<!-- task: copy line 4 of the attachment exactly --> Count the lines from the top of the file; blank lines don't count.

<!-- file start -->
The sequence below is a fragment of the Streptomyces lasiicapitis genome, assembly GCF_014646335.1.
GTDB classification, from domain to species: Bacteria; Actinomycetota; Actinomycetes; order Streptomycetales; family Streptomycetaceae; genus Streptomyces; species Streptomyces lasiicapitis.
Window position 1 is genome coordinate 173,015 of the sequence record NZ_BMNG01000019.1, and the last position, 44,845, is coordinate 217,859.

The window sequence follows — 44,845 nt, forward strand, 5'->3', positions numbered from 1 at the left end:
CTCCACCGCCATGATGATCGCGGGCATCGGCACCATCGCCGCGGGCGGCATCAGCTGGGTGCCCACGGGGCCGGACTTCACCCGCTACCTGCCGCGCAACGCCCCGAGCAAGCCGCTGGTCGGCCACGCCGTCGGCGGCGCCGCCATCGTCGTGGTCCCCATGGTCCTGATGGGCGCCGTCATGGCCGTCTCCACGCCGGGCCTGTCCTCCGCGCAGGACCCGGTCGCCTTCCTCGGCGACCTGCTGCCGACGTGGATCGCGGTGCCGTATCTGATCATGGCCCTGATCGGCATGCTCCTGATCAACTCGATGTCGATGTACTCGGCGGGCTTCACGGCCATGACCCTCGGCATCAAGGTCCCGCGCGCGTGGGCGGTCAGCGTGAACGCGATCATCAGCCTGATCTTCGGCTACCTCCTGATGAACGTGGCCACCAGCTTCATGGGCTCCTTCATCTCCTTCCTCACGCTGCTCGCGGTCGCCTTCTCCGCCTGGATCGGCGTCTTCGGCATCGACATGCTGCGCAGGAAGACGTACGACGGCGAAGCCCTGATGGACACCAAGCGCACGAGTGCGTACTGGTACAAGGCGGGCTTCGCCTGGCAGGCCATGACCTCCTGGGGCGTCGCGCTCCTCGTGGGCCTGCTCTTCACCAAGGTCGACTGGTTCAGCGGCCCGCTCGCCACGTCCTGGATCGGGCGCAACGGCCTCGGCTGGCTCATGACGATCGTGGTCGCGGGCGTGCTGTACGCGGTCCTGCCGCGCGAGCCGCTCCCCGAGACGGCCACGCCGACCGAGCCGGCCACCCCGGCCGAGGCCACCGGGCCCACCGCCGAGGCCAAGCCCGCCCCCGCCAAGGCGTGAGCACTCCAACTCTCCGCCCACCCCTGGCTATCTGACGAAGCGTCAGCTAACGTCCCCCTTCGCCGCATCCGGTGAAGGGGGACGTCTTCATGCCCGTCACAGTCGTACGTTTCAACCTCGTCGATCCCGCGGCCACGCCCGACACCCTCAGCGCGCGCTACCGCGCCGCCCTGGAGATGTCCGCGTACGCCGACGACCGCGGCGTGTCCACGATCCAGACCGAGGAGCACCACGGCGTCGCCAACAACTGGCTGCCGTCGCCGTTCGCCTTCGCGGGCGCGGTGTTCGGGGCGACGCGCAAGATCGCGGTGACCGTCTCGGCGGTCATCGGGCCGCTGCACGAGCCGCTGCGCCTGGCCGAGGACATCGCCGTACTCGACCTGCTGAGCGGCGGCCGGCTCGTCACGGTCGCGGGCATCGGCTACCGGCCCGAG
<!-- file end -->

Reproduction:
The window sequence follows — 44,845 nt, forward strand, 5'->3', positions numbered from 1 at the left end: